Zoo and law enforcement authorities believe that most animals stolen from Western Europe are smuggled into Eastern Europe, then sold to wealthy collectors in Asia, elsewhere in Europe, and in the Middle East.

“My fear is that somebody has ordered these people to go to the zoo to identify the breeding group, because mostly complete breeding groups are being stolen,” says Franz Boehmer, an agent for Germany’s Federal Agency for Nature Conservation.

Despite the global nature of these crimes, Europol, the coordinated European police force, says no EU member has ever requested help investigating a case of theft involving zoo animals. Even though thieves within the EU can easily cross national borders, investigations usually fall to local police departments that don’t have the reach or resources to track down criminals.

In Krefeld the local police ruled out the zookeepers as suspects, and they told Dressen that whoever stole the golden lion tamarins probably fled the country within hours of the crime and that it would be difficult to track them down. “Our police department thinks they have been sold in Eastern Europe,” says Daniel Uebber, a spokesman for the Krefeld police.


A week after the 2015 tamarin theft, Dressen received a tip from a man who had heard about a pair of golden lion tamarins for sale in Slovakia for nearly $30,000. The sellers, Dressen’s source said, claimed to have gotten the animals recently from Germany. Dressen passed the tip along to the office of the district attorney for Krefeld. But the lawyer said no suspects could be identified and closed the investigation in October 2015.

In February 2017 Dressen met Boehmer, the German wildlife agent who had been keeping an eye on zoo thefts across Europe. Boehmer had shared Dressen’s tip with his counterparts in Slovakia. “We know that the animals might have been in Slovakia, but we don’t know if they are still here or were traded away,” said Lieutenant Pavel Matulay, an officer investigating environmental crime for the Slovakian national police.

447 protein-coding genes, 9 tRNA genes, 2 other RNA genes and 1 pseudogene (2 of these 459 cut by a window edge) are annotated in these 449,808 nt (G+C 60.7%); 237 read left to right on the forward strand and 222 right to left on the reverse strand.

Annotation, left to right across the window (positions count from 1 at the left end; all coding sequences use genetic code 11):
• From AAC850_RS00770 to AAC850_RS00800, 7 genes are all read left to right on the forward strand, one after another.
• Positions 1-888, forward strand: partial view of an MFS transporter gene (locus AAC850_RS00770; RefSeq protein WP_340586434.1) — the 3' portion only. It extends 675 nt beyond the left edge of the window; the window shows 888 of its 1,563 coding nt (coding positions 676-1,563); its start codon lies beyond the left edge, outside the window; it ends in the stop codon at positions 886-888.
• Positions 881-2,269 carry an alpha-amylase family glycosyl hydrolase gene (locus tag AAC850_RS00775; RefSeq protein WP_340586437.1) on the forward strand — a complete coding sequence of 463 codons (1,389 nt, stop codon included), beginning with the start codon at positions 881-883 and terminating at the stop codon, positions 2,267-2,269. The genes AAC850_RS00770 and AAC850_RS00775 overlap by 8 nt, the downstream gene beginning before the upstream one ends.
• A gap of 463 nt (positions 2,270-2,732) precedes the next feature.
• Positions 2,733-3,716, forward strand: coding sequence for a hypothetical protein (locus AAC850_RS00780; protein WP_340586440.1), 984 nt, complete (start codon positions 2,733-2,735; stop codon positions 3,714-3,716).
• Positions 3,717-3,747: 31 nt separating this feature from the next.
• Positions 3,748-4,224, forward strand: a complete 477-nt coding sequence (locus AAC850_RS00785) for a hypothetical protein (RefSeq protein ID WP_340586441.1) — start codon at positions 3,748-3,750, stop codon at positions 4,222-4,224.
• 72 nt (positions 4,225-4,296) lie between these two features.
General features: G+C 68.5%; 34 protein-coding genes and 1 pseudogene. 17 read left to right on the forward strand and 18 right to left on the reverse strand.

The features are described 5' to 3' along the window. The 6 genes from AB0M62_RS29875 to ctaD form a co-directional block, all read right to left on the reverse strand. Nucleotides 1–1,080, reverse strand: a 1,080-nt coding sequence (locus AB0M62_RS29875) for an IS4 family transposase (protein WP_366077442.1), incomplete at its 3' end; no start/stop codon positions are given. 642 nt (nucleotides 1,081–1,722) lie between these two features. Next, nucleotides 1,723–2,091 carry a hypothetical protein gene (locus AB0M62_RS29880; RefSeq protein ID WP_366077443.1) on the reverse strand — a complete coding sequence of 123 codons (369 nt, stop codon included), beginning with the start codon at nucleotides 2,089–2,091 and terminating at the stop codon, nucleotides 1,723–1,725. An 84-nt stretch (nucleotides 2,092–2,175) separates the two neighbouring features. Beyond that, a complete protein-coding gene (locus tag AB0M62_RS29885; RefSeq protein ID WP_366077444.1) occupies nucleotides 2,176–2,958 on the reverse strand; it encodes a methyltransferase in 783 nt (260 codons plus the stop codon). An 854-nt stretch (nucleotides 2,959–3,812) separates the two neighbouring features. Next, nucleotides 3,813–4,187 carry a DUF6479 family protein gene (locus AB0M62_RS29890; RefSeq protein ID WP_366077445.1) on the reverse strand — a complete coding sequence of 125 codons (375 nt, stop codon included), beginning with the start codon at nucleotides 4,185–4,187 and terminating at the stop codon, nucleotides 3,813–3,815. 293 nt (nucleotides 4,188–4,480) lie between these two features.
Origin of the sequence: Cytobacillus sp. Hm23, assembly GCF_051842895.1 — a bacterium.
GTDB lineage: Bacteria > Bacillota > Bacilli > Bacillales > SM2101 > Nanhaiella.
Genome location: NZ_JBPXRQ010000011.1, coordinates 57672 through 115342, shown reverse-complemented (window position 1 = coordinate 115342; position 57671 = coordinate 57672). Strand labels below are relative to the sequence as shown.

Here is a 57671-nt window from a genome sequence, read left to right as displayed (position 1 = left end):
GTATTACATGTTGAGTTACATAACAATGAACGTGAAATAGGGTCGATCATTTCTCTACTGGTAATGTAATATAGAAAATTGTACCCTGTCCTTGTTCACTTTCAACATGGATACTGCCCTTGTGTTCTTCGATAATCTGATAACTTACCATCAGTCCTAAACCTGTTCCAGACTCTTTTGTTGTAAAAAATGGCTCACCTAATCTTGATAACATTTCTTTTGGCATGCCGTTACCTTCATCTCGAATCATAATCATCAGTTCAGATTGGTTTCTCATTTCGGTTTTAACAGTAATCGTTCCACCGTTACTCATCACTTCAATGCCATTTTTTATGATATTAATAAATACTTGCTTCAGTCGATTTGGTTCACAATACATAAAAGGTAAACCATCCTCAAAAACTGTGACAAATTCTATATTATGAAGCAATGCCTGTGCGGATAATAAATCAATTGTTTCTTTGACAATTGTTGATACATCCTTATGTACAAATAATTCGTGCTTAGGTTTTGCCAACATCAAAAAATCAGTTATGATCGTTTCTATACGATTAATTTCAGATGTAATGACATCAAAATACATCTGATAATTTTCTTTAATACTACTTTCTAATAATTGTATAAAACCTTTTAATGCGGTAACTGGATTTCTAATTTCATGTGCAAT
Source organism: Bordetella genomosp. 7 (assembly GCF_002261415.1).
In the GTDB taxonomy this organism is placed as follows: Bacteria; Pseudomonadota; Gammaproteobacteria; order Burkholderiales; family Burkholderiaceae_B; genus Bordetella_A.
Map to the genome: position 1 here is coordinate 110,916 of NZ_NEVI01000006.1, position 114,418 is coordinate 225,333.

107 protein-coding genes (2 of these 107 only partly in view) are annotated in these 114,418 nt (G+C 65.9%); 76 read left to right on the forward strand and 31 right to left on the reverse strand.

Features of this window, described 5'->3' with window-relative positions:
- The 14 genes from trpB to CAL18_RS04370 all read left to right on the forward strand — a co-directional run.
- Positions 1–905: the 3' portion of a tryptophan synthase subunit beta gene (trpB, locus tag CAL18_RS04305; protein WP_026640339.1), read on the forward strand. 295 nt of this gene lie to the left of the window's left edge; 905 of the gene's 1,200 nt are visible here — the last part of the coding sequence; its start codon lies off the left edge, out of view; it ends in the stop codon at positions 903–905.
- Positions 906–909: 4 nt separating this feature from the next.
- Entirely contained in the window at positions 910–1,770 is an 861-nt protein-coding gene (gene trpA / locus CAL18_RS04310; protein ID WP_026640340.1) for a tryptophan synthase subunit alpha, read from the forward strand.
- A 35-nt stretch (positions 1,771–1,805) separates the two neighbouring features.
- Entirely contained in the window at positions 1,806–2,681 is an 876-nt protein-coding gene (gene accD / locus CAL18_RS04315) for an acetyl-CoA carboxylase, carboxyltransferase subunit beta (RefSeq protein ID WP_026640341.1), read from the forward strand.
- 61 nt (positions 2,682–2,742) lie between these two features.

The golden lion tamarin is endangered in the wild in large part because of habitat loss but also because of the illegal pet trade.

Occasionally zoo thieves have an even more pernicious motive than selling an animal into the pet trade. In March 2017 poachers broke into the Zoo de Thoiry in France, killed an adult rhinoceros, and sawed off its horn. “This was the first time rhino poaching was happening in a western zoo,” says Colomba de la Panouse-Turnbull, a senior executive whose father founded Zoo de Thoiry.


Very soon after Krefeld’s tamarins disappeared, Dressen hired a security patrol. But thieves returned in December 2015 and made off with two hyacinth macaws, a threatened species of large blue parrot that can sell for tens of thousands of dollars apiece. So Dressen beefed up security by reinforcing locks, upgrading the alarm system, and instituting nightly security checks. Since then there have been no crimes at Krefeld.

But the rhino killing at Thoiry worries Dressen. Krefeld has one of Germany’s only breeding programs for black rhinos, and he recently opened a new African exhibit where the rhinos could sleep outside. “This is our philosophy, to keep them outside,” he said, as we watched a baby rhino munch hay beside its mother.

The replacement of iron cages with open, naturalistic exhibits was, like the breeding programs, a signature of zoos’ evolution, making life better for the animals and the zoo experience better for visitors—but also facilitating robberies by greedy animal dealers. It’s usually easier and cheaper to snatch an animal from a zoo in Europe than to find and extract one from the wild. A zoo with acres of open land is harder to secure and police than an interior public institution like a museum.

“With these crimes we go backwards again,” Dressen said. “We have to lock the animals inside.”

Ben Crair is a writer based in Berlin. He has contributed to publications including The New York Times, Smithsonian, Bloomberg Businessweek, and Follow him on Twitter.